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NZ firms again lower their inflation expectations, see no RBNZ action this year

New Zealand businesses have again trimmed their expectations for inflation over the next two years and don't expect the central bank will need to raise interest rates this year.

The consumers price index is seen rising an annual 1.11 percent on a mean basis in the year ahead, down from the 1.59 percent rate seen three months ago, according to the Reserve Bank of New Zealand's survey of expectations. Two-year inflation expectations were lowered to 1.8 percent from 2.06 percent and respondents anticipate an increase in the CPI of just 0.04 percent for the March quarter and 0.32 percent for the June quarter.

The survey comes after the Reserve Bank last month dropped its tightening bias and said inflation could turn negative before a return to within the bank's 1 percent-to-3 percent target band that would occur "more gradually that previously anticipated." The bank tries to keep inflation near the mid-point of its 1 percent-to-3 percent target bank on average, over time.

"With medium-term inflation expectations currently below the mid-point of the RBNZ's target band, the RBNZ is likely to become more sensitive to any further downside surprises in inflation and inflation indicators," said ASB economist Jane Turner. "The next CPI reading (in April) will be a key event for the RBNZ. We continue to expect the RBNZ will leave the OCR on hold for the 'foreseeable' future, although weaker inflation expectations slightly increase the near-term risk of an OCR cut."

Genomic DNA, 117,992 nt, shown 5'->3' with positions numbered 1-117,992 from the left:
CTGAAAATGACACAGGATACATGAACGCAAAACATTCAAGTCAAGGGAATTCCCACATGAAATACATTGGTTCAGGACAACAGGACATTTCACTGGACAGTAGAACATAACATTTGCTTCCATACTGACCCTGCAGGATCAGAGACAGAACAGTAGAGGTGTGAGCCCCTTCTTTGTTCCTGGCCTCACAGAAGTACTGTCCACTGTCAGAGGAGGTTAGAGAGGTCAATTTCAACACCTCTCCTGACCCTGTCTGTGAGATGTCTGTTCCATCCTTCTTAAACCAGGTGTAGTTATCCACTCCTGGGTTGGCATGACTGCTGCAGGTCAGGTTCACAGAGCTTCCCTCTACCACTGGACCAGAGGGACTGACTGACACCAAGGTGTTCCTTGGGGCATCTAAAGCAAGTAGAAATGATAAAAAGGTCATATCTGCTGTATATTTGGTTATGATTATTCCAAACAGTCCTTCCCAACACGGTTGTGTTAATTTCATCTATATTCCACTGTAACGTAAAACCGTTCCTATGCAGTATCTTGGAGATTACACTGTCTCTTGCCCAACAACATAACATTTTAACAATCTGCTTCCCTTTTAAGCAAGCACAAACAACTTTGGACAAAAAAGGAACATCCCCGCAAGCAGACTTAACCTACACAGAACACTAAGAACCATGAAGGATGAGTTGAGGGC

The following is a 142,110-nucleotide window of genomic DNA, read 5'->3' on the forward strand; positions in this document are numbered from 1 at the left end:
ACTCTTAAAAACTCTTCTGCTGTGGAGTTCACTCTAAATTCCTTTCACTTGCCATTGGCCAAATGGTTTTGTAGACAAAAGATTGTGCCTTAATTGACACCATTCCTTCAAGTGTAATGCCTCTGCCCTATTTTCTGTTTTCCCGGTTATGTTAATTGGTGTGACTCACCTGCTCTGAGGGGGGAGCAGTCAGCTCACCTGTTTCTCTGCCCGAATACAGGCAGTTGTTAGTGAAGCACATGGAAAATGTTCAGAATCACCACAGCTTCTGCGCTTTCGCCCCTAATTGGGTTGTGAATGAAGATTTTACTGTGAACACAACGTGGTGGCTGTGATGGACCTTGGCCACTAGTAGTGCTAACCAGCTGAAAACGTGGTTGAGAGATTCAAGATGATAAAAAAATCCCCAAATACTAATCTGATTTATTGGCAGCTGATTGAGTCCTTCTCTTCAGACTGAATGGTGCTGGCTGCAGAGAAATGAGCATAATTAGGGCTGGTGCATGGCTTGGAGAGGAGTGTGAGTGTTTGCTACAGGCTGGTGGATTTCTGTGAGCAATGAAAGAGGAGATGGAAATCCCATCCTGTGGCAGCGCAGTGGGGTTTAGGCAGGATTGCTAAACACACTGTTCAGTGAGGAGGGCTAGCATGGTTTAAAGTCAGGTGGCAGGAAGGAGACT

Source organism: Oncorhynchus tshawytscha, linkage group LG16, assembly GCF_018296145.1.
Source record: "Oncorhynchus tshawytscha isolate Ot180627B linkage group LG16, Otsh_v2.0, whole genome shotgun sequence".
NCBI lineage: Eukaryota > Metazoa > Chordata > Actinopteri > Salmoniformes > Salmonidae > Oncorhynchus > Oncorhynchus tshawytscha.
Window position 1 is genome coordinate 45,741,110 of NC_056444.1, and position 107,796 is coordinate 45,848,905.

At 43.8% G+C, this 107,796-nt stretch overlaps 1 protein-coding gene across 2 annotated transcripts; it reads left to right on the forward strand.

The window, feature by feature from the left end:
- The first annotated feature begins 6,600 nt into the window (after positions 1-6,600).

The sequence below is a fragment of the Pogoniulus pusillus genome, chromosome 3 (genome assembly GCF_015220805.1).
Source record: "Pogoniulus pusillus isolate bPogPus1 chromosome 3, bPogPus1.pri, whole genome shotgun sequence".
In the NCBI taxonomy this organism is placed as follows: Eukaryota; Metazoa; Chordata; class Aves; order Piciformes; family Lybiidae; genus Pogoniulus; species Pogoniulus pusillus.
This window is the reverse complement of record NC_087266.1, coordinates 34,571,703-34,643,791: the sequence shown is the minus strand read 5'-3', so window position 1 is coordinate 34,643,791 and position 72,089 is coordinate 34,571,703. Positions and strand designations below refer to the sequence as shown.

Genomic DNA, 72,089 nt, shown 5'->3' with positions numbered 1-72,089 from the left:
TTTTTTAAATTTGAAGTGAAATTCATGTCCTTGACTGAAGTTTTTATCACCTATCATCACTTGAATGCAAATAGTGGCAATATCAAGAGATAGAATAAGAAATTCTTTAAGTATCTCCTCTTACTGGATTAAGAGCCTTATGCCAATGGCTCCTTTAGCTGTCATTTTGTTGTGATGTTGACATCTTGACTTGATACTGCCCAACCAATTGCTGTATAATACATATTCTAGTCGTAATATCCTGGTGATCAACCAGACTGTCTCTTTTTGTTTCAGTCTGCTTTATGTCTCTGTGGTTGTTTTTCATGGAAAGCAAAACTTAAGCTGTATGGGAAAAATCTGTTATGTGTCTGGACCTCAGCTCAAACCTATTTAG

Respondents expectations for real annual growth in gross domestic product were little changed from the last survey three months ago. One-year expectations are for GDP growth of 2.75 percent and for two-year growth of 2.5 percent. They expect the economy grew 0.8 percent in the fourth quarter of 2014 and slowed to 0.7 percent in the current quarter.

Expectations for hourly earnings growth one year ahead fell to 2.27 percent from 2.47 percent. Unemployment is seen at 5.4 percent one year out and 5.3 percent in two years.

The 90-day bank bill rate is expected to be 3.62 percent at the end of March, close to the rate when the survey was taken and to have gained to 3.67 percent nine months later.

The kiwi dollar is expected to be about 73 US cents at the end of June and to have fallen about one cent by the end of the year. It was about 74 US cents when the survey was taken. The kiwi is expected to be about 93 Australian cents by the end of the year.

The survey of 81 business managers and professionals was conducted on Feb. 11-12.